Rather than asking yourself what you can add to your family celebration to remind everyone it is all about Christ, what about using what you already incorporate in your celebration?
- When you read your collection of Christmas books, look for one way in each book that someone was Christ-like.
- When you eat your chocolate advent calendar, try to determine one way the object could be related to Jesus or your faith.
- When you listen to Christmas music in the car, ask your child to share one thing that the song tells us about Jesus.
Sounds much easier, doesn’t it?
Instead of adding more and more to your celebration (which adds more stress to your life), try simplifying by making the most of what you already do.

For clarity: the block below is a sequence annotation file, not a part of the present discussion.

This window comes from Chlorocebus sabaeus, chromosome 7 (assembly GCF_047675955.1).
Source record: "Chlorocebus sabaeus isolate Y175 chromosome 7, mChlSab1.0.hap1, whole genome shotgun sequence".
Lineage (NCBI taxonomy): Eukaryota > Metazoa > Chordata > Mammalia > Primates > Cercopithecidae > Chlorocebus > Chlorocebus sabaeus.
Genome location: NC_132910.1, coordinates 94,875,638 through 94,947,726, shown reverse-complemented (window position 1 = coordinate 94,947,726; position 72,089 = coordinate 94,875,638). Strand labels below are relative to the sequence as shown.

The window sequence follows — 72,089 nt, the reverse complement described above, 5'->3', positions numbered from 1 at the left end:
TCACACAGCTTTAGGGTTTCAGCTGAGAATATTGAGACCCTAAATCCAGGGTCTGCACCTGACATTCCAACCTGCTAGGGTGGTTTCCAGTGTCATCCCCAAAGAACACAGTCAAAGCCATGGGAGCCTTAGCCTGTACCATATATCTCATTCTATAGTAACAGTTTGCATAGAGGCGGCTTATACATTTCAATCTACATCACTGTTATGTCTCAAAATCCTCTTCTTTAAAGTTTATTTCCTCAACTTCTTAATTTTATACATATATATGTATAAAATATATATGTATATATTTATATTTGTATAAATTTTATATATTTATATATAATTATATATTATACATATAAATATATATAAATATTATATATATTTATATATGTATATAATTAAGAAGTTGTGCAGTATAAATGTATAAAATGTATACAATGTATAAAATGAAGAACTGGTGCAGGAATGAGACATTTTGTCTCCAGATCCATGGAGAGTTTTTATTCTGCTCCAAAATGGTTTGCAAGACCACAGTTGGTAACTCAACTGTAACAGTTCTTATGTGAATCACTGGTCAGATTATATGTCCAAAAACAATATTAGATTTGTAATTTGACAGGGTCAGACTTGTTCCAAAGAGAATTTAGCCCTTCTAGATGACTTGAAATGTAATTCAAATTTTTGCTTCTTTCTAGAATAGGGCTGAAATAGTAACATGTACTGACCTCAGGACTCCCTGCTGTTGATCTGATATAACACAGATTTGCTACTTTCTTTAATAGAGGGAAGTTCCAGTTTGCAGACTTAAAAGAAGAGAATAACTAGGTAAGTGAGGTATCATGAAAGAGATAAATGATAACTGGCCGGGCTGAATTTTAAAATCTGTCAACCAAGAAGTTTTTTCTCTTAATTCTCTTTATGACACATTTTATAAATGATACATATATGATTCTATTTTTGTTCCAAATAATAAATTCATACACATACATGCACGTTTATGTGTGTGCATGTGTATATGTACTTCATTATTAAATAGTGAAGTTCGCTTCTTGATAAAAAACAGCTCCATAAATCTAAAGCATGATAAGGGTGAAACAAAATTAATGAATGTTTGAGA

A Quiet Christmas
We have a large wooden sign that hangs in our family room. It says:
“Let us be silent, so that we may hear the whisper of God.”
Ralph Waldo Emerson
I value quiet time with my thoughts. Not only do I value it, I need it. I need it to process and hear myself think. I need quiet so I can hear God speak. Although God can speak above the roar of any crowd because He is omnipotent, I have found that it is generally easier to hear Him when I am quiet.
Having a silent home for parts of the day has become exponentially easier as Caroline has gotten older and doesn’t need constant interaction and/or supervision. There were stretches during the early years when I wondered if there would ever be sustained silence in my home again. But now it is possible to find times of quiet.